Tuesday, September 28, 2010

On Humor and Companionship

In looking back on my first year or so of blog entries in 2008, I realized two things:

1- I wrote mostly about people and boring happenings
2- I wrote with a very sarcastic, wise-ass sense of humor.

Interestingly, some of those posts were actually somewhat funny! Or at least I thought so.
And let's be honest, its not like more than maybe 2.5 people read this damn thing, so do I even CARE if anyone else thinks I'm funny??

So now that we have THAT established, I can reveal that while I still have that cocky sense of humor and enjoy making fun of anything and everything, I've developed more of a sincere appreciation for writing about things that require a little deep thinking.

Now, that in no way means that I've banished humor from these hallowed texts. On the contrary, I appreciate humor now more than ever. At some point in life, after you've learned what real pain and loss is about, and after you've experienced massive disappointments and run the gauntlet of emotions associated with love, friendship, family, fear, hopelessness, pride and loneliness, you realize the true value of humor in life. Not as a distraction to living, but as the gentle bumpers on the road to happiness that keep you from falling in the gutter.

Once, several years ago, someone told me that I seem to act like everything is a joke.
That statement bothered me.
I understood why she said that, because I have a light-hearted and joking personality, but it irked me because as much as I want to be the person who can make you laugh, I also want to be the person who you can have a deep, personal, meaningful and insightful conversation with about anything and everything.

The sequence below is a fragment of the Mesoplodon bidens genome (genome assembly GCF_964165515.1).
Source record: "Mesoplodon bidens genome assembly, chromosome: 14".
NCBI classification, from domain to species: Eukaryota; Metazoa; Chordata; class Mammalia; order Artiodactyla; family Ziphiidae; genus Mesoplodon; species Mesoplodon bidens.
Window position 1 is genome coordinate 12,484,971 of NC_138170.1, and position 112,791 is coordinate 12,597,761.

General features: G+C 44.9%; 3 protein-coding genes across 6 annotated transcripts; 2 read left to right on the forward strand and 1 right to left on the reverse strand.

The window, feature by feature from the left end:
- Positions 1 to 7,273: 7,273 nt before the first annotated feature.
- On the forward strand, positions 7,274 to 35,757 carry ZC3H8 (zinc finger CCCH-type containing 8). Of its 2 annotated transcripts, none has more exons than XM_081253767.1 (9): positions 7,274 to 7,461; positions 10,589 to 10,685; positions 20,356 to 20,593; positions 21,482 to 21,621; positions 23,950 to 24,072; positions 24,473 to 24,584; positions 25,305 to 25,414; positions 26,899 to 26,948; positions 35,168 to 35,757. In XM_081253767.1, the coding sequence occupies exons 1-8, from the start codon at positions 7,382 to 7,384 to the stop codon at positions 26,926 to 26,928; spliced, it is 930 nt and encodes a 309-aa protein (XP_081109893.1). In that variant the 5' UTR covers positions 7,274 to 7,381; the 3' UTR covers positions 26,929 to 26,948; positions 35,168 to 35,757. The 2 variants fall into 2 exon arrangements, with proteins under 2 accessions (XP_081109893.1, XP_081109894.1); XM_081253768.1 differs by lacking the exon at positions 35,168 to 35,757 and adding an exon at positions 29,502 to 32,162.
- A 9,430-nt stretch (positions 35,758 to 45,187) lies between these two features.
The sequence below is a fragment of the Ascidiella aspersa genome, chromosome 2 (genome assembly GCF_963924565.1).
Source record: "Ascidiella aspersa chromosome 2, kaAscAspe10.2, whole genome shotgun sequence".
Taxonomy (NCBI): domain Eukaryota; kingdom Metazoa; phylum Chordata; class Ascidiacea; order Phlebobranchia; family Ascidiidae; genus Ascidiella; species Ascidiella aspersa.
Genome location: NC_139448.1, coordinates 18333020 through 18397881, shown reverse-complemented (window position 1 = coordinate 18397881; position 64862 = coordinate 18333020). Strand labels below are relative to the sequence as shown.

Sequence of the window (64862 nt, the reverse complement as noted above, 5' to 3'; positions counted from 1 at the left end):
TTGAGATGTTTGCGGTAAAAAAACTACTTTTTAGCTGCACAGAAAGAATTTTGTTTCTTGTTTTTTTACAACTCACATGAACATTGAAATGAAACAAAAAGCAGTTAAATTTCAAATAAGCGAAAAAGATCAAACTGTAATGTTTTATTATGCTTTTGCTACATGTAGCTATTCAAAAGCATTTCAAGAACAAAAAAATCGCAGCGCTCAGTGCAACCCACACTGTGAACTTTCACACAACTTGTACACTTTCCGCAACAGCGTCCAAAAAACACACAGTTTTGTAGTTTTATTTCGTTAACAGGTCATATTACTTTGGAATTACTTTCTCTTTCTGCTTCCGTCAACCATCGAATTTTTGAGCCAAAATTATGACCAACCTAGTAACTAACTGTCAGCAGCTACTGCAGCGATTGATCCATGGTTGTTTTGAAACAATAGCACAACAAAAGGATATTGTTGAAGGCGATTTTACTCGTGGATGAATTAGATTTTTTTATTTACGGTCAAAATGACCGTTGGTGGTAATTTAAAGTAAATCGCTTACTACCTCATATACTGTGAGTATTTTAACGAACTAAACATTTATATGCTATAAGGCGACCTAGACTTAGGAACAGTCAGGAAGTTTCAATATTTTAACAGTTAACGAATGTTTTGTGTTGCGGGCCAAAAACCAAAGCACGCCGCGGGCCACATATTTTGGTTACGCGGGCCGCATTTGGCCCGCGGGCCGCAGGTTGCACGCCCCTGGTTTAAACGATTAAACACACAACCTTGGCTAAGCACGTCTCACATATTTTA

FYI - I believe I am that person.

In addition to humor, I've also learned about the intricacies of companionship.
This past weekend I was discussing with my friend about our current and past experiences with relationships. One theme that he touched on was companionship.
Emotionally and figuratively, having companionship is the opposite of loneliness.
I've always been a guy who's enjoyed solitude and privacy because I feel like those two things force one to discover a true sense of self through the lack of external influence - which is important. However, companionship is something that is so easy to swear off as unnecessary right up until the very moment you realize you crave it so badly.
But, just like being alone doesn't really mean you're lonely, having someone there doesn't always mean you have companionship.

I've been right next to someone I've loved yet felt incredibly lonely, and I've also felt like I've had true companionship even though there was no one else around for miles.

Sometimes the logic and emotion of love and life aren't aligned, and you find yourself baffled and hurt, and all you really want is just someone there by your side, someone just to feel close to,someone to just touch and know they're there with you and for you because they really want to be, just as you want to be there with them. If only for a day, or even just a few hours, its that physical and emotional closeness that can provide a needy soul with a much-needed dose of companionship.